The death of copyright is not as radical as it appears. It is not necessary to have copyright to have effective business models. The publishing industry already makes a lot of money this way – Penguin Books, for example, does quite a lot of business from classics by very famous authors such as Jane Austin, Chaucer, and William Shakespeare – all authors whose work is out of copyright.
Unfortunately for now, we are stuck with copyright. The temporary remedy is to use a ‘Free License’ such as those coming out of Creative Commons. However “free licenses” are not a cure, they merely diminish the symptoms and should be considered a temporary hack, and hacks sometimes diminish our need to address the real problem.
Copyright is the problem, free licenses are the hack. The free culture movement actually avoids identifying and addressing the real problem because they are focused on advocating a temporary solution.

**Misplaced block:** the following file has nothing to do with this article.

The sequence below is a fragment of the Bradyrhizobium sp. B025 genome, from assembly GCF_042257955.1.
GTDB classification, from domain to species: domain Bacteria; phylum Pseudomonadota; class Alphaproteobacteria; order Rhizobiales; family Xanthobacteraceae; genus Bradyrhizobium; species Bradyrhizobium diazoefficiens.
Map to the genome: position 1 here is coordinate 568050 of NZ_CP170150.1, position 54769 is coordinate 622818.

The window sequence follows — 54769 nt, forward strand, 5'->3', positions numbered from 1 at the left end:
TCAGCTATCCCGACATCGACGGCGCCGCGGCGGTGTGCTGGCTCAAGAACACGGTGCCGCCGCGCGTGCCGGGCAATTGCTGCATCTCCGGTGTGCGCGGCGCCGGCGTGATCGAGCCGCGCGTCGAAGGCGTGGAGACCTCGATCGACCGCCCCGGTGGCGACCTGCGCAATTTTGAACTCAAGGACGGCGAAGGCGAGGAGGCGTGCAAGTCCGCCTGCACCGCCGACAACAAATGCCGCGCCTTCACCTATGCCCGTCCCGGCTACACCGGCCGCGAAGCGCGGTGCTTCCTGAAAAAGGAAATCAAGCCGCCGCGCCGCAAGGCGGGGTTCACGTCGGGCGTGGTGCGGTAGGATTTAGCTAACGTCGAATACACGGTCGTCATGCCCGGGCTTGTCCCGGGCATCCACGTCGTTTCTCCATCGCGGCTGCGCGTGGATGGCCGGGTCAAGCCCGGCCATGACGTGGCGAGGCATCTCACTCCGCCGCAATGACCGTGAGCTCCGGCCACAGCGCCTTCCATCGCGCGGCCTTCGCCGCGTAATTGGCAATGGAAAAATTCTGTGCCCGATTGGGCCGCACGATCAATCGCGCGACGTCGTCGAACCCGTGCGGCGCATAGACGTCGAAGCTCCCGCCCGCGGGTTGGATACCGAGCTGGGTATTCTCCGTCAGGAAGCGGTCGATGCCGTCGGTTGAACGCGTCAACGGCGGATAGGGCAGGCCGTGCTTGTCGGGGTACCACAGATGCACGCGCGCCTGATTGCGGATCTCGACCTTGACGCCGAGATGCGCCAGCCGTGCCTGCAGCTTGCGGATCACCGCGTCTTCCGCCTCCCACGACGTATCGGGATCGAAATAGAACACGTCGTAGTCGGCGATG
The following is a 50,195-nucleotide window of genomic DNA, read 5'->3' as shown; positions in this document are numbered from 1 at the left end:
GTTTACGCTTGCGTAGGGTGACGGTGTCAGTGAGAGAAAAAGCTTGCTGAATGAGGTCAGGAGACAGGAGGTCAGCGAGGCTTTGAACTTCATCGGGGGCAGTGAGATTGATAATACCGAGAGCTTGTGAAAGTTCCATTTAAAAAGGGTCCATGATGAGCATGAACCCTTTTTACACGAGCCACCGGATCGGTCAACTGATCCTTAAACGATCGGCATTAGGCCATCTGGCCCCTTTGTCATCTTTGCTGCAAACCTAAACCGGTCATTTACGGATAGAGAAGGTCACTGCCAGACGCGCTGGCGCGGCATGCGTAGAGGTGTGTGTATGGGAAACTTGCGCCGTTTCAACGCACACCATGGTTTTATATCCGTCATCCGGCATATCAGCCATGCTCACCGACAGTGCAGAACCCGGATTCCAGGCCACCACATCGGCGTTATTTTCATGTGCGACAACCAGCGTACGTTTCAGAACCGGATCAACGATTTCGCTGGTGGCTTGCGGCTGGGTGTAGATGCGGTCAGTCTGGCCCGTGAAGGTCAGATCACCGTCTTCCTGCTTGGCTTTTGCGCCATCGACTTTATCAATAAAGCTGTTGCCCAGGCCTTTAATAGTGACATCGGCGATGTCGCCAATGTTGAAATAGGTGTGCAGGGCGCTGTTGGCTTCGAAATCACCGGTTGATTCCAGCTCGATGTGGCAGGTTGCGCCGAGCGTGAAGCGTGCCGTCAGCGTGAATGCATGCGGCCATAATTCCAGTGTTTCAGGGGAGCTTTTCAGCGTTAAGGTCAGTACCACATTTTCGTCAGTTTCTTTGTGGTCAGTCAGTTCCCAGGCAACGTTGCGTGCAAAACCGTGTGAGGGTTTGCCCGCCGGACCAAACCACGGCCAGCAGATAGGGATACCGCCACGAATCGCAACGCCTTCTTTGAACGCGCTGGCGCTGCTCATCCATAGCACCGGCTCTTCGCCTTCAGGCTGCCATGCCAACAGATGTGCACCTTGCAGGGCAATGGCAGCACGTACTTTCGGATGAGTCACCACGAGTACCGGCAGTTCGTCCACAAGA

Additionally some free licenses are extremely bad hacks. To cure us of copyright, new economies must evolve from open content to displace closed-copyright models before copyright itself will be seen as hampering business. Then copyright might go away. Howeve,r many free licenses have a specific “non-commercial” clause which means that free culture works cannot participate in emerging free culture economies. Free culture is, in a way, working against its own aims by implementing ’free’ licenses with Non-Commercial clauses.
Someone please kill NC – then copyright itself.